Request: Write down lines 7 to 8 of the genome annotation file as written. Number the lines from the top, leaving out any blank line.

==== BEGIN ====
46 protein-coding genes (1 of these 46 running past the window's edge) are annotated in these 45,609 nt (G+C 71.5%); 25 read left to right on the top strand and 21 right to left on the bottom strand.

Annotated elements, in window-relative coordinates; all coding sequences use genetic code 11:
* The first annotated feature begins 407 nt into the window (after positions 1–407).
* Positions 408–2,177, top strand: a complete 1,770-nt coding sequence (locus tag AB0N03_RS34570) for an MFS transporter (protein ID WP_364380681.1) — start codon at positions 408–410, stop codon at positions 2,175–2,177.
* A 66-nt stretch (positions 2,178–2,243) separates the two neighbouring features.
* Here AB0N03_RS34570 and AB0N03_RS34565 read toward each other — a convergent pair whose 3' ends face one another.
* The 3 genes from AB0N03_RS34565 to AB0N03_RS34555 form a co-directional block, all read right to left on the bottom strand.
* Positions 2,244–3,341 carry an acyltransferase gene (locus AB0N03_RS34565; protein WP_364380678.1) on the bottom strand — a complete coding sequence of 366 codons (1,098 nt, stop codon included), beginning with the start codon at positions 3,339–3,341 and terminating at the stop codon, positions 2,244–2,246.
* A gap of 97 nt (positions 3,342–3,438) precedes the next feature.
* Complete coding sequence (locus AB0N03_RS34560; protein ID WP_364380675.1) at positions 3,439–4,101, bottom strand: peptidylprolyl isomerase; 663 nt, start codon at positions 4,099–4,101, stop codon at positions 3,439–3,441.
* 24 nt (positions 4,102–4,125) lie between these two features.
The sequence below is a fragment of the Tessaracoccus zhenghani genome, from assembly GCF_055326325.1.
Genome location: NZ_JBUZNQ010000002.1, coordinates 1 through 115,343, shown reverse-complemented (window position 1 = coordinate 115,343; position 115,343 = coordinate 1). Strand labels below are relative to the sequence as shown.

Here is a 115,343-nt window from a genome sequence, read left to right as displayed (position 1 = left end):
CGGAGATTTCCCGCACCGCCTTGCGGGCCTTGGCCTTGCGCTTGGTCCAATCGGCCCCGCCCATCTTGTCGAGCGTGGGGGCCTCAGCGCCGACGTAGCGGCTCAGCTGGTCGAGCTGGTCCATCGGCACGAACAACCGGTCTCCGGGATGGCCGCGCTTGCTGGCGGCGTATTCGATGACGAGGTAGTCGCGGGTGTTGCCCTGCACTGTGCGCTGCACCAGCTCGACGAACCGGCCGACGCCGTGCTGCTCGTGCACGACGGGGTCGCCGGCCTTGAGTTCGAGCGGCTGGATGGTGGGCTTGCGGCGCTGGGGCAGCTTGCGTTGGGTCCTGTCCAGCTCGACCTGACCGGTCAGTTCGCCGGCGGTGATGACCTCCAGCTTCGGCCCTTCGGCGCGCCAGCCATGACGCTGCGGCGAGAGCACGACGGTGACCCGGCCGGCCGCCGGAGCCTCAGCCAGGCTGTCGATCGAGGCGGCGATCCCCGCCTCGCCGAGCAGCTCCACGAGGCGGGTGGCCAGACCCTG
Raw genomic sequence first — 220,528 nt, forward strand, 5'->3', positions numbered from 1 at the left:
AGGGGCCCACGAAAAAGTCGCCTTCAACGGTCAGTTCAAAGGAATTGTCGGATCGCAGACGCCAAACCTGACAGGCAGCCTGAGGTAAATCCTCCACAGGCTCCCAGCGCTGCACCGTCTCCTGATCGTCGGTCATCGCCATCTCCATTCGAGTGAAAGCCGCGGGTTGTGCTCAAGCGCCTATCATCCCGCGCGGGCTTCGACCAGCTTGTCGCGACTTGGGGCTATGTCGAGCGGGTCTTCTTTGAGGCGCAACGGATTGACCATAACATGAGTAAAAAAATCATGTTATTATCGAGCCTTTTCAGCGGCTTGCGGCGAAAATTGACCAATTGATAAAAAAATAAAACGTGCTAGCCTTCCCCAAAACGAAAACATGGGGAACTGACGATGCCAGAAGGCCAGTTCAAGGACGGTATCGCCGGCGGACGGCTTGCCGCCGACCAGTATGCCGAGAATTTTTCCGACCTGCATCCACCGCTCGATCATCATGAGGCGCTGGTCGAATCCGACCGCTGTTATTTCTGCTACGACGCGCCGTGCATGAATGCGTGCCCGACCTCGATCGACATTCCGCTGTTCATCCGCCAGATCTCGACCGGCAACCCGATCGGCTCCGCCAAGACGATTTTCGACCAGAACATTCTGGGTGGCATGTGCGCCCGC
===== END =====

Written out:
* The 3 genes from AB0N03_RS34565 to AB0N03_RS34555 form a co-directional block, all read right to left on the bottom strand.
* Positions 2,244–3,341 carry an acyltransferase gene (locus AB0N03_RS34565; protein WP_364380678.1) on the bottom strand — a complete coding sequence of 366 codons (1,098 nt, stop codon included), beginning with the start codon at positions 3,339–3,341 and terminating at the stop codon, positions 2,244–2,246.